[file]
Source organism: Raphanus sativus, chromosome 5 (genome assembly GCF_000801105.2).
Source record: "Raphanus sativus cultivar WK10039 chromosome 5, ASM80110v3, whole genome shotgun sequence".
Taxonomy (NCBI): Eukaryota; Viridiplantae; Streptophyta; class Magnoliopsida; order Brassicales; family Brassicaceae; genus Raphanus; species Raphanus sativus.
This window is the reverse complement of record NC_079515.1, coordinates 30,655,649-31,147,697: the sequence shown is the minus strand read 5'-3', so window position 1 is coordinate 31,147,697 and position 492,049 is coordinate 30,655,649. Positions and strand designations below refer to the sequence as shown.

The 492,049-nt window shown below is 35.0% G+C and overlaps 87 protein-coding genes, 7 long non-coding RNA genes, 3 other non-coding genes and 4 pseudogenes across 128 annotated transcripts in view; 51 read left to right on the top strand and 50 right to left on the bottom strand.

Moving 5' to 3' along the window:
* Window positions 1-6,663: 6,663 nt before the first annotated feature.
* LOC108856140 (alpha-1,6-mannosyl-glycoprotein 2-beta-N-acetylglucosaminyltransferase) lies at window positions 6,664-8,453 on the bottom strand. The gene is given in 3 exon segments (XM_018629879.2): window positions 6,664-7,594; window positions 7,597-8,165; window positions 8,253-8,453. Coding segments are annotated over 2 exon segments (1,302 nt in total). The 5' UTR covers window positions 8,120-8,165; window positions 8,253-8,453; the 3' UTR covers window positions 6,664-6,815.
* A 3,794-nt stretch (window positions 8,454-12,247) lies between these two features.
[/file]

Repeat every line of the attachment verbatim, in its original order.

Source organism: Raphanus sativus, chromosome 5 (genome assembly GCF_000801105.2).
Source record: "Raphanus sativus cultivar WK10039 chromosome 5, ASM80110v3, whole genome shotgun sequence".
Taxonomy (NCBI): Eukaryota; Viridiplantae; Streptophyta; class Magnoliopsida; order Brassicales; family Brassicaceae; genus Raphanus; species Raphanus sativus.
This window is the reverse complement of record NC_079515.1, coordinates 30,655,649-31,147,697: the sequence shown is the minus strand read 5'-3', so window position 1 is coordinate 31,147,697 and position 492,049 is coordinate 30,655,649. Positions and strand designations below refer to the sequence as shown.

The 492,049-nt window shown below is 35.0% G+C and overlaps 87 protein-coding genes, 7 long non-coding RNA genes, 3 other non-coding genes and 4 pseudogenes across 128 annotated transcripts in view; 51 read left to right on the top strand and 50 right to left on the bottom strand.

Moving 5' to 3' along the window:
* Window positions 1-6,663: 6,663 nt before the first annotated feature.
* LOC108856140 (alpha-1,6-mannosyl-glycoprotein 2-beta-N-acetylglucosaminyltransferase) lies at window positions 6,664-8,453 on the bottom strand. The gene is given in 3 exon segments (XM_018629879.2): window positions 6,664-7,594; window positions 7,597-8,165; window positions 8,253-8,453. Coding segments are annotated over 2 exon segments (1,302 nt in total). The 5' UTR covers window positions 8,120-8,165; window positions 8,253-8,453; the 3' UTR covers window positions 6,664-6,815.
* A 3,794-nt stretch (window positions 8,454-12,247) lies between these two features.